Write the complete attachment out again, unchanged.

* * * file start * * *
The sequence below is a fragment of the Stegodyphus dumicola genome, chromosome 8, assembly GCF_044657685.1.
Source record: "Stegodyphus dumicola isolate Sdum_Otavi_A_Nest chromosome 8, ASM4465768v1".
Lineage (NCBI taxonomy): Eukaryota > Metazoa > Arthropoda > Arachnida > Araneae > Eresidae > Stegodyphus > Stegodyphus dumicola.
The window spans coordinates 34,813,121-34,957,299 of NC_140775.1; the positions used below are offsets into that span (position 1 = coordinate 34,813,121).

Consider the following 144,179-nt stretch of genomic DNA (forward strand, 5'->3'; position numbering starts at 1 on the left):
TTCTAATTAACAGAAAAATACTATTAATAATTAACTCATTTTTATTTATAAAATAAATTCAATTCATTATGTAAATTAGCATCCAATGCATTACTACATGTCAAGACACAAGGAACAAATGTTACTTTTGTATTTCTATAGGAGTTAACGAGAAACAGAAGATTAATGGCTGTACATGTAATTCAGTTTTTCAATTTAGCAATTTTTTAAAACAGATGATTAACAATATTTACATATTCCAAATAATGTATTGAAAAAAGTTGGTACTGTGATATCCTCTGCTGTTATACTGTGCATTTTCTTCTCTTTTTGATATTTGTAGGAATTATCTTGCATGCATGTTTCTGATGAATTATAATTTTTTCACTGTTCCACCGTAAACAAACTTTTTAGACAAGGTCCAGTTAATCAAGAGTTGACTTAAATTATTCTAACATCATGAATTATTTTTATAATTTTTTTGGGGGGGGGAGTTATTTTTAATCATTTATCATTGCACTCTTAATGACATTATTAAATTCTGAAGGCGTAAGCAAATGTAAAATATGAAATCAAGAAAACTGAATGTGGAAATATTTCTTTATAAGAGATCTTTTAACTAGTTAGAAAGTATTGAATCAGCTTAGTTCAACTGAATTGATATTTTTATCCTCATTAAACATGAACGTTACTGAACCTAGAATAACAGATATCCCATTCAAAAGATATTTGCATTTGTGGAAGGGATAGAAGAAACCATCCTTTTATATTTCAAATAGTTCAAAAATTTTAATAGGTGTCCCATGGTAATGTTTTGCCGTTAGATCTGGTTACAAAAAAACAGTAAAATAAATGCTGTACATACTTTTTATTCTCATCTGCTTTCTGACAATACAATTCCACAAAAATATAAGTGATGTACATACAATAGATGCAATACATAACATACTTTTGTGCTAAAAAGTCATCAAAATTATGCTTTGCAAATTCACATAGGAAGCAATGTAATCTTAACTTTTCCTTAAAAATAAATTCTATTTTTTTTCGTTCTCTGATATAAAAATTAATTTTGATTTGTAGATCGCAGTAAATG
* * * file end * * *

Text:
The sequence below is a fragment of the Stegodyphus dumicola genome, chromosome 8, assembly GCF_044657685.1.
Source record: "Stegodyphus dumicola isolate Sdum_Otavi_A_Nest chromosome 8, ASM4465768v1".
Lineage (NCBI taxonomy): Eukaryota > Metazoa > Arthropoda > Arachnida > Araneae > Eresidae > Stegodyphus > Stegodyphus dumicola.
The window spans coordinates 34,813,121-34,957,299 of NC_140775.1; the positions used below are offsets into that span (position 1 = coordinate 34,813,121).

Consider the following 144,179-nt stretch of genomic DNA (forward strand, 5'->3'; position numbering starts at 1 on the left):
TTCTAATTAACAGAAAAATACTATTAATAATTAACTCATTTTTATTTATAAAATAAATTCAATTCATTATGTAAATTAGCATCCAATGCATTACTACATGTCAAGACACAAGGAACAAATGTTACTTTTGTATTTCTATAGGAGTTAACGAGAAACAGAAGATTAATGGCTGTACATGTAATTCAGTTTTTCAATTTAGCAATTTTTTAAAACAGATGATTAACAATATTTACATATTCCAAATAATGTATTGAAAAAAGTTGGTACTGTGATATCCTCTGCTGTTATACTGTGCATTTTCTTCTCTTTTTGATATTTGTAGGAATTATCTTGCATGCATGTTTCTGATGAATTATAATTTTTTCACTGTTCCACCGTAAACAAACTTTTTAGACAAGGTCCAGTTAATCAAGAGTTGACTTAAATTATTCTAACATCATGAATTATTTTTATAATTTTTTTGGGGGGGGGAGTTATTTTTAATCATTTATCATTGCACTCTTAATGACATTATTAAATTCTGAAGGCGTAAGCAAATGTAAAATATGAAATCAAGAAAACTGAATGTGGAAATATTTCTTTATAAGAGATCTTTTAACTAGTTAGAAAGTATTGAATCAGCTTAGTTCAACTGAATTGATATTTTTATCCTCATTAAACATGAACGTTACTGAACCTAGAATAACAGATATCCCATTCAAAAGATATTTGCATTTGTGGAAGGGATAGAAGAAACCATCCTTTTATATTTCAAATAGTTCAAAAATTTTAATAGGTGTCCCATGGTAATGTTTTGCCGTTAGATCTGGTTACAAAAAAACAGTAAAATAAATGCTGTACATACTTTTTATTCTCATCTGCTTTCTGACAATACAATTCCACAAAAATATAAGTGATGTACATACAATAGATGCAATACATAACATACTTTTGTGCTAAAAAGTCATCAAAATTATGCTTTGCAAATTCACATAGGAAGCAATGTAATCTTAACTTTTCCTTAAAAATAAATTCTATTTTTTTTCGTTCTCTGATATAAAAATTAATTTTGATTTGTAGATCGCAGTAAATG